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Feedback request - Notifications badges, and grouping notifications by type

6
Summary by Trizek (WMF)
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Quiddity (WMF) (talkcontribs)

A translatable version is at Notifications/Sorting schemes

The overall task is: Deciding how to sort the notification-types (e.g. "new usertalkpage message", "your edit was reverted", "a page you created has been linked to", "thanks", etc) into 2 groups. The current sorting has some problems. There are 2 more logical alternatives which the team is trying to decide between, and wants your feedback on (your preferences, or concerns). The recommendation is we start off with the "By urgency" grouping.

Please share your feedback at the Phabricator task or here on MediaWiki.org.

Problem to solve

There are currently two Notification fly-out menus, one for Alerts and one for Messages. Different notification types show up on different menus. There have been criticism over time that the scheme for dividing up the messages is unclear and/or inconsistent. These criticisms include the following:

  • Ideas of "urgency" and "requiring follow up" are mixed together, making it difficult to explain or predict why different items are in each fly-out.
  • Currently, "Alert" items are automatically "marked as read" on opening the fly-out. Yet some of these require follow-up or other action to be fully understood (e.g., Mention), so this feature's value is not always clear.
  • Because "Alerts" are perceived as "Urgent", the "Thanks" and other items seem out of place in that fly-out.

Goals

  • To create a scheme that is easy to understand, learn, and predict.
  • To give editors clearer information about their new notifications.
  • To reduce unnecessary distraction from non-urgent notifications.
  • Something that works well for editors who get large (and small) quantities of notifications.
  • Something that scales well, as new (requested) notification types are created.
  • Something that scales well, once cross-wiki notifications are available.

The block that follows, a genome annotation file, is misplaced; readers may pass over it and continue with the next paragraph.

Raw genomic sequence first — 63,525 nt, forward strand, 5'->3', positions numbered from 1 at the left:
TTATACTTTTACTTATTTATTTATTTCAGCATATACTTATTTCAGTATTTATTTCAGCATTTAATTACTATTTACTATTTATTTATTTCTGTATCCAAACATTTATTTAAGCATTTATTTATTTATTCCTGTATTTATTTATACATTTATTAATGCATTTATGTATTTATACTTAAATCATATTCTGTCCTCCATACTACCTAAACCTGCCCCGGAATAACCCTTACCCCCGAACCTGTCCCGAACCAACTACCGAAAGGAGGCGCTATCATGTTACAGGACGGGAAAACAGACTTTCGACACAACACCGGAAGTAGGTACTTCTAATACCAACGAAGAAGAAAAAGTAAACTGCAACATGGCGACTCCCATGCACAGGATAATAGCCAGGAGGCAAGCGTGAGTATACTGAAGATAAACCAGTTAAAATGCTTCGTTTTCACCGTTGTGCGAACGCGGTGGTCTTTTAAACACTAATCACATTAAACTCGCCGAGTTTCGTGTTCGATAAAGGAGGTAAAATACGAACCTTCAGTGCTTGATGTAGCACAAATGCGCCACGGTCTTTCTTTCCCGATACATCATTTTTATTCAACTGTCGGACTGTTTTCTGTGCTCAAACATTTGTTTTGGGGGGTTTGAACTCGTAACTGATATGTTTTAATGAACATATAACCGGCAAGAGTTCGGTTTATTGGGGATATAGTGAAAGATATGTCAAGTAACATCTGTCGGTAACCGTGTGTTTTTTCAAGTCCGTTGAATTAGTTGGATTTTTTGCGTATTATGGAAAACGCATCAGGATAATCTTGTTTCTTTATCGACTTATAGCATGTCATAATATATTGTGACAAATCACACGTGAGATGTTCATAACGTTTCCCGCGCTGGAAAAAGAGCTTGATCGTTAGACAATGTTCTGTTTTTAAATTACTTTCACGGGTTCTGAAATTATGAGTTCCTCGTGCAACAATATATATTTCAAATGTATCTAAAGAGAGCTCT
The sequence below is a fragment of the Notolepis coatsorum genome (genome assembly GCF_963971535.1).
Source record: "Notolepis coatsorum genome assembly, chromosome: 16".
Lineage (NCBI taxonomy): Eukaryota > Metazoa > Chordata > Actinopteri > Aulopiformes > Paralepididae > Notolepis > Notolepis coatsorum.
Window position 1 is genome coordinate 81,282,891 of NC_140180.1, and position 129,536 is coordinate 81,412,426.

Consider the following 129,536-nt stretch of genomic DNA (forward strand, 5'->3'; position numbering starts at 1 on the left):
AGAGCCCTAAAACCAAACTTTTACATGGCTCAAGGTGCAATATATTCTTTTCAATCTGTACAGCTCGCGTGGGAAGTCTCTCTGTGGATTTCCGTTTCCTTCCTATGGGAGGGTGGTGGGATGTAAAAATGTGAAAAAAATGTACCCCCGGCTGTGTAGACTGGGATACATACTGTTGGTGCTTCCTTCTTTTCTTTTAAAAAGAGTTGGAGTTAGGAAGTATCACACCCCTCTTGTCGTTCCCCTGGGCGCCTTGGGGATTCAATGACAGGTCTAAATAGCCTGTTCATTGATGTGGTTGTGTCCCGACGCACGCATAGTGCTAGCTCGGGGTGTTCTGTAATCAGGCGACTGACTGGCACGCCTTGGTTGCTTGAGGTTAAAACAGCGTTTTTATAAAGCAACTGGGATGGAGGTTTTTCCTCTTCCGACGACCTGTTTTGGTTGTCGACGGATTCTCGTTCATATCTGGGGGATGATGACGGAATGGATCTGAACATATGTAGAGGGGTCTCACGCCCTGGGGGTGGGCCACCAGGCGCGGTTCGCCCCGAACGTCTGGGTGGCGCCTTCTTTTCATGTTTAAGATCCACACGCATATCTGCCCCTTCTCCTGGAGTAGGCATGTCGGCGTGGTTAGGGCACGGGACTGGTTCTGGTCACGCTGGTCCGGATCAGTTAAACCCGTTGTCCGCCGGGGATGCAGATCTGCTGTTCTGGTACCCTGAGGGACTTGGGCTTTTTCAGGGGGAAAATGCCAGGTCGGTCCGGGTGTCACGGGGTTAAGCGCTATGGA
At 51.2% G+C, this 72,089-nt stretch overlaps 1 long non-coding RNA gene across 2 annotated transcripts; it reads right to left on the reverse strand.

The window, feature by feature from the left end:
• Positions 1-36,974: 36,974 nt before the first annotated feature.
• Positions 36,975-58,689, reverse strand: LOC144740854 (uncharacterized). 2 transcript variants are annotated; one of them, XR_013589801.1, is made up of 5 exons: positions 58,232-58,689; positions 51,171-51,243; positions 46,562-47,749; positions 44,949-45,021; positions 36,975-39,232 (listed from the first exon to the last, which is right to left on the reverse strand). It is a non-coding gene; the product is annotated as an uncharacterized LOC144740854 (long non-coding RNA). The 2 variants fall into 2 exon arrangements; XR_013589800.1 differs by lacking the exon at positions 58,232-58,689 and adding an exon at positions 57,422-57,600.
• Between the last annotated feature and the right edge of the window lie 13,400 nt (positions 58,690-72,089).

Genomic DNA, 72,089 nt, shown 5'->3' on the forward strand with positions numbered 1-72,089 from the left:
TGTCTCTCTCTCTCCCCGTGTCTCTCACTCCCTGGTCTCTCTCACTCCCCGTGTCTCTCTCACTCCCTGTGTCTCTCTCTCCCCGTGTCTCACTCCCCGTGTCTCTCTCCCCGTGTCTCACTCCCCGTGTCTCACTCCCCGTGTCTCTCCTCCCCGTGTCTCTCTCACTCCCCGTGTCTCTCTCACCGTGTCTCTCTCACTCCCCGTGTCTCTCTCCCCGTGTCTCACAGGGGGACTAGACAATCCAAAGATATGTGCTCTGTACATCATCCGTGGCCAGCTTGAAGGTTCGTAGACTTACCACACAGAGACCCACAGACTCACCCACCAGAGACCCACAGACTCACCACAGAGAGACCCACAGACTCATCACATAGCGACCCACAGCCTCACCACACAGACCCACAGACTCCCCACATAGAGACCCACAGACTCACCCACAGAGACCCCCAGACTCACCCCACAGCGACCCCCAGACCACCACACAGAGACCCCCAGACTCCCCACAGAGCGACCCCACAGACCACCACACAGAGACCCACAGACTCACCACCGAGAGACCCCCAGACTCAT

Types

See examples of the most common notification types at File:Notifications Catalog.png.

Options

  1. Current
  2. Urgent versus Non-Urgent
  3. Follow-up versus No follow-up (is a reply needed/likely)

(This table has no annotations, and just shows the most common notification-types. See a more detailed version here at googledocs which also includes a 4th (more complicated) alternative.)

Three Alternative Schemes for Separating Notifications into the 2 Different Fly-Out Menus
#1: CURRENT DIVISION #2: URGENT VS. NON-URGENT #3: FOLLOW-UP REQUIRED VS. NO FOLLOW-UP
View Mockup of this Concept in Action View a Mockup of this Concept In Action
ALERTS MESSAGES ALERTS NOTICES ALERTS FOR FOLLOW UP
welcome edit-user-talk edit-user-talk welcome welcome edit-user-talk
reverted flow-new-topic reverted page-linked page-linked reverted
page-linked flow-post-reply mention edit-thank user-rights mention
mention flow-post-edited user-rights flow-thank edit-thank flow-new-topic
user-rights flow-topic-renamed emailuser flow-new-topic flow-thank flow-post-reply
emailuser flow-mention flow-post-edited flow-post-reply flow-topic-renamed flow-post-edited
edit-thank flow-mention flow-topic-renamed cx-first-translation flow-mention
flow-thank cx-first-translation cx-tenth-translation emailuser
cx-first-translation cx-tenth-translation cx-hundredth-translation
cx-tenth-translation cx-hundredth-translation
cx-hundredth-translation
ANALYSIS ANALYSIS ANALYSIS
PROS CONS PROS CONS PROS CONS
Ideas of Urgency and Follow up are mingled in ways that are inconsistent, making this difficult to explain or predict. Division, while subjective, is clear and will track with some users' expectations (given the red badge color). The division is subjective. Given differing working styles, some users will disagree with assignment of individual items. Division is relatively clear and explicable and tracks with a hypothetical use case ("I'll just check these all quickly now.") Division, while relatively objective, is nonstandard and may be difficult to label simply for users. ("Alerts" vs. "For Follow Up"?)